The International Institute of Tropical Agriculture (IITA) led Building an Economically Sustainable Integrated Cassava Seed System, Phase 2 (BASICS-II) on Thursday enlisted 45 farmers in Kogi state as cassava seed entrepreneurs (CSEs).
The CSEs were drawn from across the state after a thorough screening process by the Catholic Relief Services (CRS), the BASICS-II partner leading the development of CSEs in Nigeria.
The plan is to help Kogi State boost its seed demand for cassava production, create a new stream of business opportunities, improve the livelihoods of farmers and contribute to the overall food security in the country.
The coming on board of the new cassava seed entrepreneurs will drive the adoption and marketing of the recently branded six released varieties and four yet-to be-released varieties. The released varieties and their new names are as follows: IBA961632 (Farmer’s Pride), IBA980581 (Dixon), CR36-5 (Ayaya), IBA070593 (Sunshine), IBA980505 (Fine face) and TME 419. The yet-to-be-released (pre-release) varieties and their new names are TMS13F1160P0004 (Game Changer), TMS13F1343P0022 (Obasanjo-2), NR130124 (Hope) and TMEB693 (Poundable). Under good agronomic practices, these varieties yield more than 20 tons per ha as opposed to the current national average of 9 tons per ha.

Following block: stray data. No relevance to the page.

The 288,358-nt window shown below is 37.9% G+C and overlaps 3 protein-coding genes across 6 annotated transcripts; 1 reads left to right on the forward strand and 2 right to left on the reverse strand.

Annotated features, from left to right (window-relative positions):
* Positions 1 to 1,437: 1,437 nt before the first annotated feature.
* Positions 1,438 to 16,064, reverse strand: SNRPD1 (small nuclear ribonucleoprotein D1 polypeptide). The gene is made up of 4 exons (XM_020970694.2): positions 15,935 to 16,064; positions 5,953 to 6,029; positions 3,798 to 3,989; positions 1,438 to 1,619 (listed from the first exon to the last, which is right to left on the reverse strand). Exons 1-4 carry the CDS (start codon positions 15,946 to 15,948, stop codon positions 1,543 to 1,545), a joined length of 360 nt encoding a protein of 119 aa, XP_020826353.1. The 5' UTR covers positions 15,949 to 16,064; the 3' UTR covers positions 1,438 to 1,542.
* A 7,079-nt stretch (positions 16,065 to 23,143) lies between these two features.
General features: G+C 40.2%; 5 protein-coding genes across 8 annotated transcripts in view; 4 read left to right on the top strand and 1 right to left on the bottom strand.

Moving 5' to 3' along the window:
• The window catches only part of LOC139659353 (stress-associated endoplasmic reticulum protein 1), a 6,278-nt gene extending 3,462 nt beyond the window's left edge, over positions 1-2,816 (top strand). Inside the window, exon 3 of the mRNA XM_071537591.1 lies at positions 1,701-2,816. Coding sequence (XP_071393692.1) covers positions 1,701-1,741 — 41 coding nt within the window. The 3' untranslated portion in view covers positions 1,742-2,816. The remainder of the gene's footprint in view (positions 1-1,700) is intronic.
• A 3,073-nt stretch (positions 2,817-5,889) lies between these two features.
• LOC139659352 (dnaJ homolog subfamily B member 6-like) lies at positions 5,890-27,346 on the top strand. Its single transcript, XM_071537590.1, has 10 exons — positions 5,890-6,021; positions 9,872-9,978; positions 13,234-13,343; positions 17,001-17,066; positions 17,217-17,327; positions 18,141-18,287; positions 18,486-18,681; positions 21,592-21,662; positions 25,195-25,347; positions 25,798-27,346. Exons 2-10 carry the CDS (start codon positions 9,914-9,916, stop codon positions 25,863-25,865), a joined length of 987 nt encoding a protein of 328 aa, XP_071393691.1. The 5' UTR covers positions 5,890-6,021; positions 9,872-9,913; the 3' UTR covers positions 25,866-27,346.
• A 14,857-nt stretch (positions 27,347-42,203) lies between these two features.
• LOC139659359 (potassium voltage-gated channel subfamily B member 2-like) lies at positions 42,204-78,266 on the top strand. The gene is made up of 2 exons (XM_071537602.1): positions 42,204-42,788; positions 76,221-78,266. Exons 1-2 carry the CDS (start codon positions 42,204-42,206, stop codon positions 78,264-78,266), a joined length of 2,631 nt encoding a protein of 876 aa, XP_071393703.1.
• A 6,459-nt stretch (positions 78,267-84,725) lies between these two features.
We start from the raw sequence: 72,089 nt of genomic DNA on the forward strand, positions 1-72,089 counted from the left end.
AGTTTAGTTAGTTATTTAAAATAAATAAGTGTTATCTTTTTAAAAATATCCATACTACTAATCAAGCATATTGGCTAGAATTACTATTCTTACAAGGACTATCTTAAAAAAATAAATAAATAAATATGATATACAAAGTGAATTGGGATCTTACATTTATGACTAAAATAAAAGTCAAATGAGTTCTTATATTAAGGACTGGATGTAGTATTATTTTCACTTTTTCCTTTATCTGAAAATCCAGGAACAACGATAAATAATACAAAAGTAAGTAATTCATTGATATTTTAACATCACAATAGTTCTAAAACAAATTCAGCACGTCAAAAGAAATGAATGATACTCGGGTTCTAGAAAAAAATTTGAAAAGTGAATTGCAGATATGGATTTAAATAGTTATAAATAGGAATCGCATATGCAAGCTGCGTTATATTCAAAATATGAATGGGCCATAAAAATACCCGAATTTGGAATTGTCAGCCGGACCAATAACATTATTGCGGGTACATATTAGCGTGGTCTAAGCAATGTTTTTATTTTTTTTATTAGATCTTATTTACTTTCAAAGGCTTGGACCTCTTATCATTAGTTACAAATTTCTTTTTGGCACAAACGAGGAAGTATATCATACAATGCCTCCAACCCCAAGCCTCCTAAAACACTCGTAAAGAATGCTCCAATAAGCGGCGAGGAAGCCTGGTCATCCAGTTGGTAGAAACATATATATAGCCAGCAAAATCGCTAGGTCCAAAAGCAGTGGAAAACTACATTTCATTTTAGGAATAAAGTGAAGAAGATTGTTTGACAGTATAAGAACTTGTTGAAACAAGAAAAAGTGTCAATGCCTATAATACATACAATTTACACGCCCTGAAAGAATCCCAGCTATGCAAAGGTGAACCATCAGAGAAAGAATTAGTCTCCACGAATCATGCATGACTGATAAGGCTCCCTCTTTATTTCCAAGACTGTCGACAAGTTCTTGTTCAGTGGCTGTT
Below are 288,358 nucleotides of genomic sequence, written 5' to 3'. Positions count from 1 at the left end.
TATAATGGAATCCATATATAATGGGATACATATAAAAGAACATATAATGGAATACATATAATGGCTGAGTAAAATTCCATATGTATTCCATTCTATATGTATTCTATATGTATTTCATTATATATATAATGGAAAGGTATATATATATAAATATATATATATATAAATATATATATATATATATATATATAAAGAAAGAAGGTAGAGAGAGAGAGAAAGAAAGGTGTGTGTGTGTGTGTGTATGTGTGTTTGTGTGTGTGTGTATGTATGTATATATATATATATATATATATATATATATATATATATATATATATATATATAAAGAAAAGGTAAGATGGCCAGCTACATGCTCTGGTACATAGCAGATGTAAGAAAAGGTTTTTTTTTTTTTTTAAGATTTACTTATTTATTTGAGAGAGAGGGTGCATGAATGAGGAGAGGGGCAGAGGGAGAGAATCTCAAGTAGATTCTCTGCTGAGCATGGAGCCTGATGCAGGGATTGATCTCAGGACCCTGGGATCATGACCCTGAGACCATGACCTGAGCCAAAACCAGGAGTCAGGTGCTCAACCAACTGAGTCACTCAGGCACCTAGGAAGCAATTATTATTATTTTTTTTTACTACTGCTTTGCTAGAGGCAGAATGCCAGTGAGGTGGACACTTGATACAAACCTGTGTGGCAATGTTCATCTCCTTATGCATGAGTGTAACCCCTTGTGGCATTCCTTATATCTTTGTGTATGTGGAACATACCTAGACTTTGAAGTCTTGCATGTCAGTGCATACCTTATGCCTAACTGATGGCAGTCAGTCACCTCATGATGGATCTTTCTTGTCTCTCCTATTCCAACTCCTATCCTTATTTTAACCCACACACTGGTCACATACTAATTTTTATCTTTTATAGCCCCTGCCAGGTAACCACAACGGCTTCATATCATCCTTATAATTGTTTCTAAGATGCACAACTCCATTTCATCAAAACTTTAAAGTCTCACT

Kogi State Commissioner for Agriculture, David Apeh, said the development of cassava seeds system in Kogi state was a welcome development for the transformation of the state’s cassava sector.
“It all starts with the seeds. When you start with bad stems, you end with bad results. Therefore, we appreciate IITA, BASICS-II, and CRS for bringing this project to Kogi state,” Mr Apeh, who was represented by the Director of Agricultural Services, Mr Okolo Ichalla, said.
Prof Lateef Sanni, BASICS-II Project Leader, re-echoed the importance of developing the cassava seed sector to catalyze the diffusion of improved varieties in Nigeria.
He noted that there was a huge opportunity in the cassava seed sector for farmers to utilize and transform their livelihoods, adding that “BASICS-II was willing to backstop farmers towards developing a sustainable cassava seed sector in Nigeria.”
Chairman of the Nigeria Cassava Growers Association, Pastor Paul Agada, said the association was working with the Central Bank of Nigeria to establish 4000 hectares of cassava seed farms. He assured the CSEs of adequate demand and market for improved cassava seeds, stressing that at the moment there was a gap in the availability of clean-improved and certified seeds.
“Our farmers are willing to buy cassava seeds, so we are glad some of you will be producing for farmers in the state,” Mr Agada added.
Though recognized as a major cassava growing state in Nigeria, majority of farmers in Kogi rely on local varieties to grow cassava. This approach undermines the yield of cassava and makes cassava business unprofitable.
Mr Oluwatosin Oni, Senior Program Manager with CRS said the onboarding of the CSEs was a new dawn for the cassava sector in Kogi state.
He expressed optimism that the adoption of BASICS-II model would help Kogi to remain among the top states producing cassava in Nigeria.